Course Information
Course title
Seminar on Asian Democratization 
Designated for
Curriculum Number
Curriculum Identity Number
Tuesday 8,9(15:30~17:20) 
The upper limit of the number of students: 100.
The upper limit of the number of non-majors: 70. 
Ceiba Web Server 
Course introduction video
Table of Core Capabilities and Curriculum Planning
Table of Core Capabilities and Curriculum Planning
Course Syllabus
Please respect the intellectual property rights of others and do not copy any of the course information without permission
Course Description

This course will introduce the democratization process of East and Southeast Asian Countries. The countries are categorized by regime types into 4 groups: liberal democracy, electoral democracy, electoral autocracy, and non-democracy. Systematic comparison will be focused on the application of the modernization theory, democratic citizenship theory, critical citizenship theory, and political socialization theory.

Week 1: Introduction
Week 2: Theoretical Perspectives I: Modernization Theory,
Week 3: Theoretical Perspectives II: Democratic Citizenship, Critical Citizenship, Political Socialization
Week 4: Liberal Democracy I: Japan
Week 5: Liberal Democracy II: Korea
Week 6: Liberal Democracy III: Taiwan
Week 7: Electoral Democracy I: Philippines
Week 8: Electoral Democracy II: Thailand
Week 9: Electoral Democracy III: Indonesia
Week 10: Electoral Democracy IV: Mongolia
Week 11: Electoral Democracy V: Malaysia
Week 12: Electoral Autocracy I: Singapore
Week 13: Electoral Autocracy II: Hong Kong
Week 14: Electoral Autocracy III: Myanmar,
Week 15: Non-democracy I: Vietnam
Week 16: Non-democracy II: China
Week 17: Non-democracy III: Vietnam
Week 18: Wrap-Up 

Course Objective
The course aims to make students familiarize the democratization process and political development of East and Southeast Asian countries, where Asian Barometer conducted national probabilistic surveys. Students are expected to understand the trajectory of East and Southeast Asian political development and the theories that could explain the divergent trends and results. In each week, the instructor will ask students to prepare using the different theories to look at the democratization process in each country and provide their own insights and explanations. 
Course Requirement
There will be two written assignments and as a final paper. Participation in class discussion is strongly encouraged. The written assignment is a two-page short essay. Students have the choice to pick the topic they like to write (40%). The Final paper should be a research paper format, between 10-15 pages. Students need to discuss the topic with the instructor in advance (60%).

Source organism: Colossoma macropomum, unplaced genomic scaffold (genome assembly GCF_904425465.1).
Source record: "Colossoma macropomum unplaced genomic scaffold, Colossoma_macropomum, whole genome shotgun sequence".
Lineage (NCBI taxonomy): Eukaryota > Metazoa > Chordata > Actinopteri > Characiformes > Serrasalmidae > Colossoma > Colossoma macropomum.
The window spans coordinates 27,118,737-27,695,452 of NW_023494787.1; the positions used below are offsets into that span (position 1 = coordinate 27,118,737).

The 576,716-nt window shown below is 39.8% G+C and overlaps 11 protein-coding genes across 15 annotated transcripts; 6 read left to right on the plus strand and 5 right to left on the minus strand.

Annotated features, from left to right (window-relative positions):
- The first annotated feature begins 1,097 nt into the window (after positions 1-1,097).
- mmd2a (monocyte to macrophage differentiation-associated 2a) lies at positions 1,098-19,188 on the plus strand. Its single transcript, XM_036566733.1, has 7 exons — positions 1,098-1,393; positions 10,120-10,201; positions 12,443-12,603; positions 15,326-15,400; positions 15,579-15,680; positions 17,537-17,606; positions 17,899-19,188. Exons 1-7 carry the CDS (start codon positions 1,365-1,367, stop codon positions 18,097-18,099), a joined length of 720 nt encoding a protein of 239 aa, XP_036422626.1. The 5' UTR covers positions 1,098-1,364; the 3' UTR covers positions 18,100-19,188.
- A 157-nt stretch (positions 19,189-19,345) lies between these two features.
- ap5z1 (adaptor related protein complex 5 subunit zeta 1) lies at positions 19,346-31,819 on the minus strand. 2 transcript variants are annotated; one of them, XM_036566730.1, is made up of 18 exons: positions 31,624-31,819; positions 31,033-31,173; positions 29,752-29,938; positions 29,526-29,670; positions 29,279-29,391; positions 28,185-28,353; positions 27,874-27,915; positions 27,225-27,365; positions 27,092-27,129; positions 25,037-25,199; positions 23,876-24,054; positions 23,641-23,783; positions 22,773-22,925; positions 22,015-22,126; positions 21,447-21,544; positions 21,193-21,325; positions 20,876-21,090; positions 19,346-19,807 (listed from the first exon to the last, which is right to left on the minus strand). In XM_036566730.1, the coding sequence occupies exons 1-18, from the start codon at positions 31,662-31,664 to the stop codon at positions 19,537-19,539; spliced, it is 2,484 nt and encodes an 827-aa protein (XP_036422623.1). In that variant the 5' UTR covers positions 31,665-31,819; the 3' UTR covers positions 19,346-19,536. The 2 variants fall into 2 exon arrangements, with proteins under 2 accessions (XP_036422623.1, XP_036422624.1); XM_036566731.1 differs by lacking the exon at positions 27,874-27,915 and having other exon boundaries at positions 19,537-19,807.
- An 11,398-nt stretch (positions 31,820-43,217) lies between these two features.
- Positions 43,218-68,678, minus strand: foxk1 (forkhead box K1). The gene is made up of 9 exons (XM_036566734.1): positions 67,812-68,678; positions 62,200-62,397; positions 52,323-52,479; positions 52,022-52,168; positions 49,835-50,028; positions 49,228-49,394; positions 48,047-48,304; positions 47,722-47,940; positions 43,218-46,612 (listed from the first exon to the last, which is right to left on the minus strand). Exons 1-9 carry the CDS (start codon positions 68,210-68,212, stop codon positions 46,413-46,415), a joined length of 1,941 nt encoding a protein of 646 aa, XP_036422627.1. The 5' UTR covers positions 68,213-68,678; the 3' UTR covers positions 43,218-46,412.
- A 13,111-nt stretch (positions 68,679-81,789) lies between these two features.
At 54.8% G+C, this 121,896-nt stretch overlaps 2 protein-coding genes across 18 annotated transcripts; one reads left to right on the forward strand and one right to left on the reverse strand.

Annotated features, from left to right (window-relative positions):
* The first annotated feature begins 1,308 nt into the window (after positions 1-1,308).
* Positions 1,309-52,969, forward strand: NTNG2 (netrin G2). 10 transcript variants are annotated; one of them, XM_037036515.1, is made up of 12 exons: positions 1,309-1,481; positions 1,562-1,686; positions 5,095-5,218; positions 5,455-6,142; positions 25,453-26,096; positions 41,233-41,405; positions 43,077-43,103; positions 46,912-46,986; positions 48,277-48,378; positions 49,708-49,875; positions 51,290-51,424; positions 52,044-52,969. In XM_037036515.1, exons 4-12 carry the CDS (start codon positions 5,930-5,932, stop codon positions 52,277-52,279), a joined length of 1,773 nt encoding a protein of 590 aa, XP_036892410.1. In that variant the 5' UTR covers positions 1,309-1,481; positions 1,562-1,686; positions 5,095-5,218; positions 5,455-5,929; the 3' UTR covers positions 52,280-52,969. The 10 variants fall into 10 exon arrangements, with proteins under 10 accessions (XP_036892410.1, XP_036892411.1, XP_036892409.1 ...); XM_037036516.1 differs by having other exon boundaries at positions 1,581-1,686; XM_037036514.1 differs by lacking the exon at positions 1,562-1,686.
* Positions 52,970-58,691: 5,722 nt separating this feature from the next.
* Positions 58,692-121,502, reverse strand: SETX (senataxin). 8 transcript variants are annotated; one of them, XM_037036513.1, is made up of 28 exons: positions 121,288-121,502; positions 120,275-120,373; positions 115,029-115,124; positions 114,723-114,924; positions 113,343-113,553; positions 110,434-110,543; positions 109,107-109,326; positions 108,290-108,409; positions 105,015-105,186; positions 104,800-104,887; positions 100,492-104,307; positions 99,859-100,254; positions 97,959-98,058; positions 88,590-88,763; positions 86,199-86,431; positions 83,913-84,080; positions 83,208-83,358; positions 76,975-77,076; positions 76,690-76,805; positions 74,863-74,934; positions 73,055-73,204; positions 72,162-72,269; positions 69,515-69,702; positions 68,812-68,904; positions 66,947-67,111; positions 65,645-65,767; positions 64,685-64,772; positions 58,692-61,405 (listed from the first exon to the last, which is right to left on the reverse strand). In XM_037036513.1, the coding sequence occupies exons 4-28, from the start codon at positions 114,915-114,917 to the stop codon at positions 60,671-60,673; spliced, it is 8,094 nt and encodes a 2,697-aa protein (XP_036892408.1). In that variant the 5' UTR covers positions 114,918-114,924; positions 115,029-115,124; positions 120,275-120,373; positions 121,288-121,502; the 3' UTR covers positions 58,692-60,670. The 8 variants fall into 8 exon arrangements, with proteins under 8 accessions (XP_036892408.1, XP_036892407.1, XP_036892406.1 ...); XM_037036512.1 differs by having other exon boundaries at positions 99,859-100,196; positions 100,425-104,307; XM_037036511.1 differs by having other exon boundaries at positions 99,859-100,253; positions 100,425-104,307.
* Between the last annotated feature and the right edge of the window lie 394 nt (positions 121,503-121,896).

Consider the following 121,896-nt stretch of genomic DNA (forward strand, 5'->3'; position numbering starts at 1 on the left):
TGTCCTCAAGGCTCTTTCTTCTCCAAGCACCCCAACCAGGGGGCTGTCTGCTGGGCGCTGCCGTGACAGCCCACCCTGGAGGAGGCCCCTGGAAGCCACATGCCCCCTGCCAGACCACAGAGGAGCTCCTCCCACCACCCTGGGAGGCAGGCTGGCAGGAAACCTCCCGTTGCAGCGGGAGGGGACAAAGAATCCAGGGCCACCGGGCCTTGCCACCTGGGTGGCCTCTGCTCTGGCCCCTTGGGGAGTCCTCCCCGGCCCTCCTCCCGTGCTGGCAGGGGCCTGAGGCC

Student Workload (expected study time outside of class per week)
Office Hours
Week 1: Case, 2015, Chapter 1-5.
Week 2: Samuel Huntington. (1968). Political Order in Changing Societies. New Haven: Yale University Press.
Week 3: Ronald Inglehart. (1997). Modernization and Postmodernization. Princeton: Princeton University Press.
Week 4: Lim, 2015, Chapter 1.
Week 5: Lim, 2015, Chapter 2-3.
Week 6: Lim, 2015, Chapter 5.
Week 7: Robinson, 2014, Chapter 3 & 7.
Week 8: Robinson, 2014, Chapter 6.
Week 9: Robinson, 2014, Chapter 15 & 16.
Week 10: Khatanbold Oidov. (2018). Democracy Development in Mongolia: Challenges and Opportunities. Philosophy Study 8 (7): 329-342.
Week 11: Nurliana Kamaruddin and Roy Anthony Rogers. (2020). Malaysia's Democratic and Political Transformation. Asian Affairs: An American Review, 47 (2): 126-148.
Week 12: Case, 2015, Chapter 24.
Week 13: Richard Bush. (2016). Hong Kong in the Shadow of China. Washington D.C.: Brookings Institution Press.
Week 14: Bridget Welsh et al. 2019. Myanmar: Grappling with Transition. 2019 Asian Barometer Survey Report.
Week 15: Case, 2015, Chapter 27.
Week 16: Minxin Pei. (2020). China: From Tiananmen to Neo-Stalinism. Journal of Democracy, 31(1): 148-157.
Week 17: Kimkong Heng. (2019). Cambodia in 2019 and Beyond: Key Issues and Next Steps Forward. Cambodian Journal of International Studies, 3: 121-143.
Week 18: Wrap-Up 
Designated reading
Yun-han Chu et al. (Eds.) 2010. How East Asians View Democracy. Columbia University Press.
Timothy C. Lim. 2014. Politics in East Asia: Explaining Change and Continuity. Lynne Rienner.
Richard Robison (Ed.) 2014. Routledge Handbook of Southeast Asian Politics. Routledge.
William Case (Ed.) 2015. Routledge Handbook of Southeast Asian Democratization. Routledge.
No data